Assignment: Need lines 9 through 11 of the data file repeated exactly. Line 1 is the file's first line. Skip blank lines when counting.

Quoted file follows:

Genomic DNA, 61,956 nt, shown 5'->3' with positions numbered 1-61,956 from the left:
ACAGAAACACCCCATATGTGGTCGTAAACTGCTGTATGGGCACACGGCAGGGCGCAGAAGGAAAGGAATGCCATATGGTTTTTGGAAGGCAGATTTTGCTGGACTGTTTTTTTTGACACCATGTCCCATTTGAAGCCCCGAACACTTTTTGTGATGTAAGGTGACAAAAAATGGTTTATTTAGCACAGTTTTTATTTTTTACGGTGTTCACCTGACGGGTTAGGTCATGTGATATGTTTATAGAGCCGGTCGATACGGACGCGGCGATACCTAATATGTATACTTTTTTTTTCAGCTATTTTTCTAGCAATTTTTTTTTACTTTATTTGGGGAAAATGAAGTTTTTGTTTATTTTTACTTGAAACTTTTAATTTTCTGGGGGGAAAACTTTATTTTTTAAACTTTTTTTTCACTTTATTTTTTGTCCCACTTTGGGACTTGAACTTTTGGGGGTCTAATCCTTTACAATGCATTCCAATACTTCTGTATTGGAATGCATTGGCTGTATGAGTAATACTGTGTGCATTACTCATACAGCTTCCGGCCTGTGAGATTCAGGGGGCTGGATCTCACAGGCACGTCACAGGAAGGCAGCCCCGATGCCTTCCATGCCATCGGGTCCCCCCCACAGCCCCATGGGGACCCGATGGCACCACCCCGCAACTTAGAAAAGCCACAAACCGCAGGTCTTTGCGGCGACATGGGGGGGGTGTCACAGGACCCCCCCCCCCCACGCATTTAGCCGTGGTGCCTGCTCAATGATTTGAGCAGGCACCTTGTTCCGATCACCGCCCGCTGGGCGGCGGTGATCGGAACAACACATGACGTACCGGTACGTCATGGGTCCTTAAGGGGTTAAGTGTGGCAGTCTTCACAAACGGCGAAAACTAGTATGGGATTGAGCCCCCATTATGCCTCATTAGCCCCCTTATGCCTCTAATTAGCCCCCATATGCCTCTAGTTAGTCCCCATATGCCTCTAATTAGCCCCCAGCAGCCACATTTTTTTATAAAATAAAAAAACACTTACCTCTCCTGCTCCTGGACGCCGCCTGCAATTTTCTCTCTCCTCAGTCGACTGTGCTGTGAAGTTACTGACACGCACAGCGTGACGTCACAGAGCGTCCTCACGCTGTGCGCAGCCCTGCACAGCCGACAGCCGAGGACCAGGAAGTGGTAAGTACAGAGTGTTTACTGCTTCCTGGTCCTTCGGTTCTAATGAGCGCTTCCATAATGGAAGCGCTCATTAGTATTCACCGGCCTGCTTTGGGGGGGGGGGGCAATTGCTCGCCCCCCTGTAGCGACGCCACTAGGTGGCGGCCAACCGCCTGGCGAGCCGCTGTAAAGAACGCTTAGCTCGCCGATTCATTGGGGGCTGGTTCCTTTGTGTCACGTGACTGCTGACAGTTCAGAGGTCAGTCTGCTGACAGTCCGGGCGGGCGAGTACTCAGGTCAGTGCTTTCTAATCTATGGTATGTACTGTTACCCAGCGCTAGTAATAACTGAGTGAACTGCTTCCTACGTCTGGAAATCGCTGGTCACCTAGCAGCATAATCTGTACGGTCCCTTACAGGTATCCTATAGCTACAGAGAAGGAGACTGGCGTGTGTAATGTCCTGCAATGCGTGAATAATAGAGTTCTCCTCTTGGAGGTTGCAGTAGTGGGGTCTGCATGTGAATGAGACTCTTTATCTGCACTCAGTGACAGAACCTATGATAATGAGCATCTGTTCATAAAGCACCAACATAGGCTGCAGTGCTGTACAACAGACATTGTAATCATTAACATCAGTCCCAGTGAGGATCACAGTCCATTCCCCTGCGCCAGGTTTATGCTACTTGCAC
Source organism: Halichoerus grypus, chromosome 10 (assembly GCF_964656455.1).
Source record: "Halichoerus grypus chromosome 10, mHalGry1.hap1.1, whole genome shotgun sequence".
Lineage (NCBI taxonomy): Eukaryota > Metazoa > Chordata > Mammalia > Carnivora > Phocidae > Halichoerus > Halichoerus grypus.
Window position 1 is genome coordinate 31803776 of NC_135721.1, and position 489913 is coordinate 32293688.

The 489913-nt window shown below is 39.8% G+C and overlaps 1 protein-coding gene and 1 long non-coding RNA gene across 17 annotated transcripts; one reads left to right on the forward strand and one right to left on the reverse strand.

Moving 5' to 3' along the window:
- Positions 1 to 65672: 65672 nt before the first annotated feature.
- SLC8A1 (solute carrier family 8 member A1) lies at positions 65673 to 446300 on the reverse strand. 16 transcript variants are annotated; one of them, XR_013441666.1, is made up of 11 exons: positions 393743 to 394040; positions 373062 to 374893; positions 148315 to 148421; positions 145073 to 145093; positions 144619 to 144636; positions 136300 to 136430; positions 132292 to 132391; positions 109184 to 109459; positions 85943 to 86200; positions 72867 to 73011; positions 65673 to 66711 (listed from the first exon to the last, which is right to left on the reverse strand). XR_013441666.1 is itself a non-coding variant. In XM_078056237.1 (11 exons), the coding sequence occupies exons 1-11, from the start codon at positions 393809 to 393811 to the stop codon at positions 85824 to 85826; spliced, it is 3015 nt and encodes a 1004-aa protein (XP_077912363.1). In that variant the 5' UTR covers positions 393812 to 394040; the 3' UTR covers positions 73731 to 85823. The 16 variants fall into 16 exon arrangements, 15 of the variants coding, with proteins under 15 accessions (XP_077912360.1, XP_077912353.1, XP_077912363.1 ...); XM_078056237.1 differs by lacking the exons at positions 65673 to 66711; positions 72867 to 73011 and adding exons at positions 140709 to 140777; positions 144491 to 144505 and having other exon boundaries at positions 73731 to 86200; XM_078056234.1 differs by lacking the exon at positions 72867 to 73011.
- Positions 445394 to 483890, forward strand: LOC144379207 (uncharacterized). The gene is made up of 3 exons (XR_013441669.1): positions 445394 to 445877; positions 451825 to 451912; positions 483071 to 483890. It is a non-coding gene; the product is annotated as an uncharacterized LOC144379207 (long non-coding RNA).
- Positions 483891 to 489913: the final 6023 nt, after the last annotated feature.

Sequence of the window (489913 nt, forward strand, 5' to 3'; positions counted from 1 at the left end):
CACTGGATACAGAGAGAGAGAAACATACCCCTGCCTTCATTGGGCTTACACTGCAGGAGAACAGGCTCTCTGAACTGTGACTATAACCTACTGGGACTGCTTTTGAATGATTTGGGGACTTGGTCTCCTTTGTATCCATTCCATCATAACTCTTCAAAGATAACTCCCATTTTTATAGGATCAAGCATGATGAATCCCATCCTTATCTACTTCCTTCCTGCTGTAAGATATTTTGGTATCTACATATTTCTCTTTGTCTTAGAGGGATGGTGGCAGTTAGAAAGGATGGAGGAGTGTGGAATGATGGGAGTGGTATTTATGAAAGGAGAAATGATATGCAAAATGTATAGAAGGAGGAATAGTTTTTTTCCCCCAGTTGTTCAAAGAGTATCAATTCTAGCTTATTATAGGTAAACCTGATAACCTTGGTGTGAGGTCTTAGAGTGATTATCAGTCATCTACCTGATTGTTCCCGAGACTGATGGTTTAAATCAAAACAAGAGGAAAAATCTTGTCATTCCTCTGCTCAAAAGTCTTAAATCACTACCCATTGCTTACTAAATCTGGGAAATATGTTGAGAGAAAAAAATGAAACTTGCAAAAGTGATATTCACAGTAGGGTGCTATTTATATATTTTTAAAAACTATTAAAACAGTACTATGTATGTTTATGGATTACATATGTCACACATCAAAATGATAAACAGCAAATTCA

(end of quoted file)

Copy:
- Positions 1 to 65672: 65672 nt before the first annotated feature.
- SLC8A1 (solute carrier family 8 member A1) lies at positions 65673 to 446300 on the reverse strand. 16 transcript variants are annotated; one of them, XR_013441666.1, is made up of 11 exons: positions 393743 to 394040; positions 373062 to 374893; positions 148315 to 148421; positions 145073 to 145093; positions 144619 to 144636; positions 136300 to 136430; positions 132292 to 132391; positions 109184 to 109459; positions 85943 to 86200; positions 72867 to 73011; positions 65673 to 66711 (listed from the first exon to the last, which is right to left on the reverse strand). XR_013441666.1 is itself a non-coding variant. In XM_078056237.1 (11 exons), the coding sequence occupies exons 1-11, from the start codon at positions 393809 to 393811 to the stop codon at positions 85824 to 85826; spliced, it is 3015 nt and encodes a 1004-aa protein (XP_077912363.1). In that variant the 5' UTR covers positions 393812 to 394040; the 3' UTR covers positions 73731 to 85823. The 16 variants fall into 16 exon arrangements, 15 of the variants coding, with proteins under 15 accessions (XP_077912360.1, XP_077912353.1, XP_077912363.1 ...); XM_078056237.1 differs by lacking the exons at positions 65673 to 66711; positions 72867 to 73011 and adding exons at positions 140709 to 140777; positions 144491 to 144505 and having other exon boundaries at positions 73731 to 86200; XM_078056234.1 differs by lacking the exon at positions 72867 to 73011.
- Positions 445394 to 483890, forward strand: LOC144379207 (uncharacterized). The gene is made up of 3 exons (XR_013441669.1): positions 445394 to 445877; positions 451825 to 451912; positions 483071 to 483890. It is a non-coding gene; the product is annotated as an uncharacterized LOC144379207 (long non-coding RNA).